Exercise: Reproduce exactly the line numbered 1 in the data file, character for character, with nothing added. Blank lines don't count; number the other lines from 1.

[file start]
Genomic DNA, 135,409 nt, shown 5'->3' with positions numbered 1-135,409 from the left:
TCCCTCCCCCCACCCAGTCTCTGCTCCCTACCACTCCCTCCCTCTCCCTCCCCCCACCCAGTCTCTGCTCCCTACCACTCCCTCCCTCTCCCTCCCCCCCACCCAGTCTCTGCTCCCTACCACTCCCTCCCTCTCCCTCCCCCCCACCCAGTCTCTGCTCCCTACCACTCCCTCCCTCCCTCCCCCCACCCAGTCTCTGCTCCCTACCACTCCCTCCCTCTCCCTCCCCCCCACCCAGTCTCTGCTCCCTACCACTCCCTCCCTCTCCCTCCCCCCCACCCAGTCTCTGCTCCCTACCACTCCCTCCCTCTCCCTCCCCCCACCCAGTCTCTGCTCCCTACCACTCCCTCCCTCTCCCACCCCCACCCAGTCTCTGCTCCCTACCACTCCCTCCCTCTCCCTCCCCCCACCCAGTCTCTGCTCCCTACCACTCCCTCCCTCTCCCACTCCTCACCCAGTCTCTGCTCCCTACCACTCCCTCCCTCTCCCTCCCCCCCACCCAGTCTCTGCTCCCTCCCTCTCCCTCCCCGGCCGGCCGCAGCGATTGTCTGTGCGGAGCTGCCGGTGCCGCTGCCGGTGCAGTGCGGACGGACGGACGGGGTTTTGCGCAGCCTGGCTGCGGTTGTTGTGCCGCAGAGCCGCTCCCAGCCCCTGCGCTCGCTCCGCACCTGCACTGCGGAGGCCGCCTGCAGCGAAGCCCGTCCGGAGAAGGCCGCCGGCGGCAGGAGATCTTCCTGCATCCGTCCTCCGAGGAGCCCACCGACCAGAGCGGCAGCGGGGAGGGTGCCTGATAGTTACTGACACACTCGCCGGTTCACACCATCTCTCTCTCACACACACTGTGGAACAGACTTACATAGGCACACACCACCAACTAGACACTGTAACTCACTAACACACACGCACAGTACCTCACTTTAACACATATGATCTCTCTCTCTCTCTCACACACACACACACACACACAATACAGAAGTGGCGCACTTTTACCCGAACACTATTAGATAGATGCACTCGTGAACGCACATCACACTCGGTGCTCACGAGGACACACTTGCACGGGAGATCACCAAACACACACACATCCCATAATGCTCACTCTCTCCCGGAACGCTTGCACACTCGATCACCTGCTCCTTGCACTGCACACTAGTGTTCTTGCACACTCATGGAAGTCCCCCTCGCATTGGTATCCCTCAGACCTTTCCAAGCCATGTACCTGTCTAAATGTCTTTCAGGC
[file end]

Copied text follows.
Genomic DNA, 135,409 nt, shown 5'->3' with positions numbered 1-135,409 from the left: